Truman Doctrine



Harry S. Truman (1884-1972), 33rd president of the United States (1945-1953). Truman initiated the foreign policy of containing Communism, a policy that was the hallmark of the Cold War. He continued the welfare policies established under his predecessor, President Franklin D. Roosevelt. Truman helped to centralize power in the executive branch, a trend begun under Roosevelt.


By proposing a program of $400 million in military and economic aid to back anti-Communist forces in Turkey and Greece, United States President Harry Truman created a prime model for Cold War containment of Communism. Truman’s critics claimed that he was being unduly alarmist for suggesting that the effect of failure would be “far reaching to the West as well as to the East,” and some also blamed his words for promoting anti-Communist hysteria in the United States.
Although the United States and the USSR had been allies against Germany during the war, this alliance began to dissolve after the end of the war, when Stalin, seeking Soviet security, began using the Soviet Army to control much of Eastern Europe. Truman opposed Stalin’s moves. Mistrust grew as both sides broke wartime agreements. Stalin failed to honor pledges to hold free elections in Eastern Europe. Truman refused to honor promises to send reparations from the defeated Germany to help rebuild the war-devastated USSR. This hostility became known as the Cold War.



In 1947 British Prime Minister Attlee told Truman that a British financial crisis was forcing the United Kingdom to end its aid to Greece. At the time the USSR was demanding naval stations on the Bosporus from Turkey, and Greece was engaged in a civil war with Communist-dominated rebels. The president proposed what was called the Truman Doctrine, which had two objectives: to send U.S. aid to anti-Communist forces in Greece and Turkey, and to create a public consensus so Americans would be willing to fight the Cold War. Truman told Congress that “it must be the policy of the United States to support free peoples who are resisting attempted subjugation by armed minorities or by outside pressures.” Congress fulfilled his request for $250 million for Greece and $150 million for Turkey.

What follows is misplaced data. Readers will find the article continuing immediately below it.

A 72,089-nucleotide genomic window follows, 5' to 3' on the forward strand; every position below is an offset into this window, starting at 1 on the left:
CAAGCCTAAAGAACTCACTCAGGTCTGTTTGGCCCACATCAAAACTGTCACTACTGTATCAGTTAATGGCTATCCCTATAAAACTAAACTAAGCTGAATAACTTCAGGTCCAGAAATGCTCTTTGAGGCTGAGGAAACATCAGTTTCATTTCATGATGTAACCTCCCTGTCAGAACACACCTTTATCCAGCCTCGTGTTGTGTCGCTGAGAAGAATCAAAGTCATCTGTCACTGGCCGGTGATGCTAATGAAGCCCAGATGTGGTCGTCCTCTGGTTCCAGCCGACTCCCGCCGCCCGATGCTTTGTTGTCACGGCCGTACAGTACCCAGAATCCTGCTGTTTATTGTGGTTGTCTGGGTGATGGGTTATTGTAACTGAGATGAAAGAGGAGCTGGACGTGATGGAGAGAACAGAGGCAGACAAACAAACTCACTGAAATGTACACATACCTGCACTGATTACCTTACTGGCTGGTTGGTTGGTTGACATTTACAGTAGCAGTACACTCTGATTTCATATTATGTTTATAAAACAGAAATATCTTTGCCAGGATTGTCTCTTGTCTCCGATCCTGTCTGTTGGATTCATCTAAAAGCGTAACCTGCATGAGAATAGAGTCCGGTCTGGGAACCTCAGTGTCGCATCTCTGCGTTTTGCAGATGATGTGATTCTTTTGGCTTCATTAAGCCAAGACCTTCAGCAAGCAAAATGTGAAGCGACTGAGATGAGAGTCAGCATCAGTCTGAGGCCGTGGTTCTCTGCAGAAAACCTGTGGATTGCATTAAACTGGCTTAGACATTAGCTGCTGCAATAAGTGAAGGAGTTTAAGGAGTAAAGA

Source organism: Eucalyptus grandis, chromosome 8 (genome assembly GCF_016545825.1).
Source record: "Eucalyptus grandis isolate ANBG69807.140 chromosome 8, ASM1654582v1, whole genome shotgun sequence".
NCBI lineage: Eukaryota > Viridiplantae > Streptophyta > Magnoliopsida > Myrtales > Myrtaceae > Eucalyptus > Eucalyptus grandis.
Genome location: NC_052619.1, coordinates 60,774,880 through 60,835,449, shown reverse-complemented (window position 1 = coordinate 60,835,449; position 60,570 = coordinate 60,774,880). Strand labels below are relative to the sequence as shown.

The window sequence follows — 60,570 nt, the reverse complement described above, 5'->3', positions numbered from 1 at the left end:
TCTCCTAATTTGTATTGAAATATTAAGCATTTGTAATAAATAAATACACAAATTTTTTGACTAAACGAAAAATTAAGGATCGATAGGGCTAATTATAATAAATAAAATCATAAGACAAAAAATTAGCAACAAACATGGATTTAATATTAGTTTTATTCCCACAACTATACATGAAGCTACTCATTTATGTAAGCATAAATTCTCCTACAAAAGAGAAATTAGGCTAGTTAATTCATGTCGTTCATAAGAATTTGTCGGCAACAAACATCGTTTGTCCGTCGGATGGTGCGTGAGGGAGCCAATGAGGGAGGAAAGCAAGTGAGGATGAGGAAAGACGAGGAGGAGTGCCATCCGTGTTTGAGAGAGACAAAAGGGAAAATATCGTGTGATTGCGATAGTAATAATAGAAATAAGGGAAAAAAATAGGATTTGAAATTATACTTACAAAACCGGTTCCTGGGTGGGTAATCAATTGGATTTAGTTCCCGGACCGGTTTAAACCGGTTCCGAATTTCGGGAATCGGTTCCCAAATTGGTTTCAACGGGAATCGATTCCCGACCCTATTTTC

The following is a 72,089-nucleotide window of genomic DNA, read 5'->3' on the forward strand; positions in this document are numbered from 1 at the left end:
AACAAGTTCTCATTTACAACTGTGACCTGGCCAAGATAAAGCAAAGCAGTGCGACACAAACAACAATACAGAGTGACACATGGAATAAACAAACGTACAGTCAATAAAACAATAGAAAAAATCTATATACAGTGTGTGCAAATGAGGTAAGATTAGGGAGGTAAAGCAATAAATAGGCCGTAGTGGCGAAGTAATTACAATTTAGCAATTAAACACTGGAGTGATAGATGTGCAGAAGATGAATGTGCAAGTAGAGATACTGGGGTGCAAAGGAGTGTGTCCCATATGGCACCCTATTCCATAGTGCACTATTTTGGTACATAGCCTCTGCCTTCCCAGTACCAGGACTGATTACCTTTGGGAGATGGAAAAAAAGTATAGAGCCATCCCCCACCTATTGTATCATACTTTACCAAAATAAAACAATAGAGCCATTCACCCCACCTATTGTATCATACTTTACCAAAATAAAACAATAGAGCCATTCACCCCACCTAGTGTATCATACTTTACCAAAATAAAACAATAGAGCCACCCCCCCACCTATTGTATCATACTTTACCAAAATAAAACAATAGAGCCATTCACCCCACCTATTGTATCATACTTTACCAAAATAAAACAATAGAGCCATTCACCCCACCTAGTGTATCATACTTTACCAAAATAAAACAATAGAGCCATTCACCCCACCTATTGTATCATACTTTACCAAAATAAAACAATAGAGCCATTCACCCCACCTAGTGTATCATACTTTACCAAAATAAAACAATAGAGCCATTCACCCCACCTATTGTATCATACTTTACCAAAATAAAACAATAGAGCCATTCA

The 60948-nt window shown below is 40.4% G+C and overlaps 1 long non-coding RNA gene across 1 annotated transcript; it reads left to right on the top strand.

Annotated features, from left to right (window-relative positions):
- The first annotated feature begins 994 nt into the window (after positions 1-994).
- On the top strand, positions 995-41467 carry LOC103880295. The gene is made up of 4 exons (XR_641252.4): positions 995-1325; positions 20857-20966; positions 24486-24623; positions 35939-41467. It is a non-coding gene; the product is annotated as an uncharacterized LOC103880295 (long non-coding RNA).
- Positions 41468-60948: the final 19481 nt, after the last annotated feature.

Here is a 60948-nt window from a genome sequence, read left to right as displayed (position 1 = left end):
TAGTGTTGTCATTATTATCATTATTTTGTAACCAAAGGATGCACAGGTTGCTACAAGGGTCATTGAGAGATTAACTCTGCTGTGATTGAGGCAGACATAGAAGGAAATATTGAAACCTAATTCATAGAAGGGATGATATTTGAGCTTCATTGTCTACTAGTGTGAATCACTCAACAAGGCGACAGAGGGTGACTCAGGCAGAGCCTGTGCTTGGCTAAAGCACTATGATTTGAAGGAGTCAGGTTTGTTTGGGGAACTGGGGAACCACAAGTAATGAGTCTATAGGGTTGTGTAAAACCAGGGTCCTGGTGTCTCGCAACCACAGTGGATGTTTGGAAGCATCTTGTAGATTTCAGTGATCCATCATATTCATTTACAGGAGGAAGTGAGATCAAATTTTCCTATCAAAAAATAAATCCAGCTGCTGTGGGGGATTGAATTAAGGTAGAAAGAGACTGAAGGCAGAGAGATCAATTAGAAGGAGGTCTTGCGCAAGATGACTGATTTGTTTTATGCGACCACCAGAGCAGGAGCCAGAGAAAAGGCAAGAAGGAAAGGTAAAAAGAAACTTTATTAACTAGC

Truman’s trip to Potsdam and reports from former President Herbert Hoover (1929-1933), who headed a postwar food commission, gave him an intimate knowledge of the problems of war-torn Europe. With General George C. Marshall, who was now secretary of state, Truman drew up the European Recovery Plan for the economic rehabilitation of free Europe. This act, also known as the Marshall Plan, was designed to rebuild the European market, which would benefit U.S. trade, and to strengthen democratic governments in Western Europe. The United States wanted to counter the influence of the USSR, which it was beginning to see as its main rival. The U.S. government also believed that West Germany, the zone occupied by U.S., British, and French forces, would have to be rebuilt and integrated into a larger Europe.
After careful planning, Marshall announced in June 1947 that if Europe devised a cooperative, long-term rebuilding program, the United States would provide funds. When the USSR learned that the United States insisted on Soviet cooperation with the capitalist societies of Western Europe and an open accounting of how funds were used, the USSR established its own plan to integrate Communist states in Eastern Europe. Under the Marshall Plan, the United States spent more than $13 billion over a four-year period.